“At some point you’ve got to give a chance to young players, let them build value, and he’s one of those guys. (Jed) Lowrie is potentially another. (Ryan) Kalish is potentially another. We’re not going to have high-profile solutions to all our needs, so it’s good to have those alternatives you can turn to,” Epstein said.

While the Sox will be active when it comes to talking to agents for free agents, Epstein said that trades are preferable.

“Generally I’d rather through trades. When you make trades, you tend to capture players who are closer to the primes of their careers and you’re paying through acquisition costs for future performance,” Epstein said in a blog printed by WEEI.com. “In free agency, often times you’re paying for past performance. That said, we’ll proably do a little bit of both. Ideally, you have a surplus of everything and you can make trades and fill all your needs while staying out of the free agent market. But that’s not the reality. The reality is free agency is a necessity at times for teams that try to compete every single year. When there’s elite players available in free agency, that’s a great way to acquire talent beca ause then you’re getting an elite player and not surrendering your best young talent to get it.”

Still waiting for the 2010 Red Sox to take shape

It has been six weeks since the Red Sox were unceremoniously dispatched by the Angels in a humbling three-game Division Series sweep and we still don’t know anything more about the 2010 team now than we did the day after the season ended.

This is the way offseasons can go. They can be slow to develop. We’ve seen some Thanksgiving blockbusters with the Red Sox in recent years. Remember Josh Beckett in 2005? Who could forget Curt Schilling two years before that? Enjoy your turkey time this year, because I would be stunned if anything develops in the next couple of days.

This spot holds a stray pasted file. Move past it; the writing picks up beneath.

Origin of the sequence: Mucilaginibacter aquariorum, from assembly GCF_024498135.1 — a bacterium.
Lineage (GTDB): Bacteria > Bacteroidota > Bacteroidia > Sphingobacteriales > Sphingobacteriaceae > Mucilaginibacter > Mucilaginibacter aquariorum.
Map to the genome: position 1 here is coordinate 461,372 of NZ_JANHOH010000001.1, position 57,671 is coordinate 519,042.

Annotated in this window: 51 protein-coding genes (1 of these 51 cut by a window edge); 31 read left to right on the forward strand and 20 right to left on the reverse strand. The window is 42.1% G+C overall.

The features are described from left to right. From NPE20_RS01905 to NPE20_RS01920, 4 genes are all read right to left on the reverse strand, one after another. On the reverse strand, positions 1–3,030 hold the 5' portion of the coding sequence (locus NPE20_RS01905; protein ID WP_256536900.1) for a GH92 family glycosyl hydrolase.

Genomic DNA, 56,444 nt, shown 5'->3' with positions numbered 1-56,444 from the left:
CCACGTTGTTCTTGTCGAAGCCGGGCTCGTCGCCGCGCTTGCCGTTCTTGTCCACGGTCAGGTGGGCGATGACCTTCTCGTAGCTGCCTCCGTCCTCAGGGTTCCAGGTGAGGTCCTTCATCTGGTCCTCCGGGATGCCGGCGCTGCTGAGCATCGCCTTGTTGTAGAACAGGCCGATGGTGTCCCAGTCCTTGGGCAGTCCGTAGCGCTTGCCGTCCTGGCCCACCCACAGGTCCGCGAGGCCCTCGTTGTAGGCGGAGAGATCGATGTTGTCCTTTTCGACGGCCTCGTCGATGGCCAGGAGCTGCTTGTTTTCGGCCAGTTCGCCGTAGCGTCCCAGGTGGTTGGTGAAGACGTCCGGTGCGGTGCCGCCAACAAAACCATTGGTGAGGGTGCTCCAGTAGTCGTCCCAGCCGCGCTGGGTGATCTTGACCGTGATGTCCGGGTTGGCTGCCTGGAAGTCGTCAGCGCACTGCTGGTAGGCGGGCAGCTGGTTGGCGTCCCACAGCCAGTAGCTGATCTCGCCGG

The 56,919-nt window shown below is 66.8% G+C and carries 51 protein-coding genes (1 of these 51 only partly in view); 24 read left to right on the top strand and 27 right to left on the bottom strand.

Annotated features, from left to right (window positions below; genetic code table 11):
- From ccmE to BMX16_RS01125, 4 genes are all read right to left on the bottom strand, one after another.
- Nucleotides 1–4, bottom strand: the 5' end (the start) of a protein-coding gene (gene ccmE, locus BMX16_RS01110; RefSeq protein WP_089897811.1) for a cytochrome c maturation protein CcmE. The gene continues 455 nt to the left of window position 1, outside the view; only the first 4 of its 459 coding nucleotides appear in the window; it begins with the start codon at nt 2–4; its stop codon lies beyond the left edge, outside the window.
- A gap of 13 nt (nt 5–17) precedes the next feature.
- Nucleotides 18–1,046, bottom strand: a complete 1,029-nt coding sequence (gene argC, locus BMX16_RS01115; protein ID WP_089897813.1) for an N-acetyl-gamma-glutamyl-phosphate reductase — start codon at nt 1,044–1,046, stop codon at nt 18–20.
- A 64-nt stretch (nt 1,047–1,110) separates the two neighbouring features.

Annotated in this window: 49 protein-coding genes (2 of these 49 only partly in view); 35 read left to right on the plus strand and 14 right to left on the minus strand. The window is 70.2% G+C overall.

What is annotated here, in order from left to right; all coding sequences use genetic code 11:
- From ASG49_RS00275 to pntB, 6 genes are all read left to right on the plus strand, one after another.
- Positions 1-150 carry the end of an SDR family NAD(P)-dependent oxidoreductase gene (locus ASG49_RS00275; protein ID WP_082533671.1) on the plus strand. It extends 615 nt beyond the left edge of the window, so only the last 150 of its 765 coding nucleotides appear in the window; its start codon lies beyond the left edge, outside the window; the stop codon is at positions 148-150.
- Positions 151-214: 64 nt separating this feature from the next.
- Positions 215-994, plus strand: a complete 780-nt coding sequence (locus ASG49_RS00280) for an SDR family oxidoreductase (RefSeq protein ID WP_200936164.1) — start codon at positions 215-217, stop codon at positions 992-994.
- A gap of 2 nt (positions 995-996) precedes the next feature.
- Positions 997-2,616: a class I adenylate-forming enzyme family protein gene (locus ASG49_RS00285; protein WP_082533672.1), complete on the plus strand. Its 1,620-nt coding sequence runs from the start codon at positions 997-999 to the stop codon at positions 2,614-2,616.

That said, things should start heating up next week, as GMs have to offer their six-year free agents arbitration by Dec. 1, and the Winter Meetings start on Dec. 7.

I have a feeling the Red Sox will make a very significant move this winter, but what will it be? Can they keep Bay and go out and get a star bat like Adrian Gonzalez or Miguel Cabrera? Can they land Roy Halladay and get a bat? If Bay goes, will they get Matt Holliday?

Too many balls are in the air and the first blockbuster move of the winter — no matter which team makes it — should start to set the wheels in motion.

In the meantime, have a great Thanksgiving. PItchers and catchers report on Feb. 18.

Red Sox are back in season

Now that the Yankees have capped off their 27th World Series championship, the work begins all over again for 30 general managers. This is their time of year. Free agents can’t start filing as early as today.

Jason Bay and Boston’s other eligible free agents aren’t eligible to sign with another team until Nov. 19.

What will this Hot Stove season bring? While the lasting image of the 2009 Red Sox is a sweep by the Angels in the Division Series, the fact of the matter is that this team is in pretty good shape going forward.

That being said, you know Theo Epstein will do something significant. The question is, exactly what?

Will there be major changes or subtle tweaks?

On a side note, it was too bad that Pedro just didn’t have it last night. I could tell from the first pitch it wasn’t going to be his night. He didn’t have that look of excitement he normally has when he knows he has his good stuff. He was so deliberate between pitches. There was little to no life on his fastball. And Matsui got him.

The next baseball game we will see will take place under the warm sun of Fort Myers. Bundle up until then!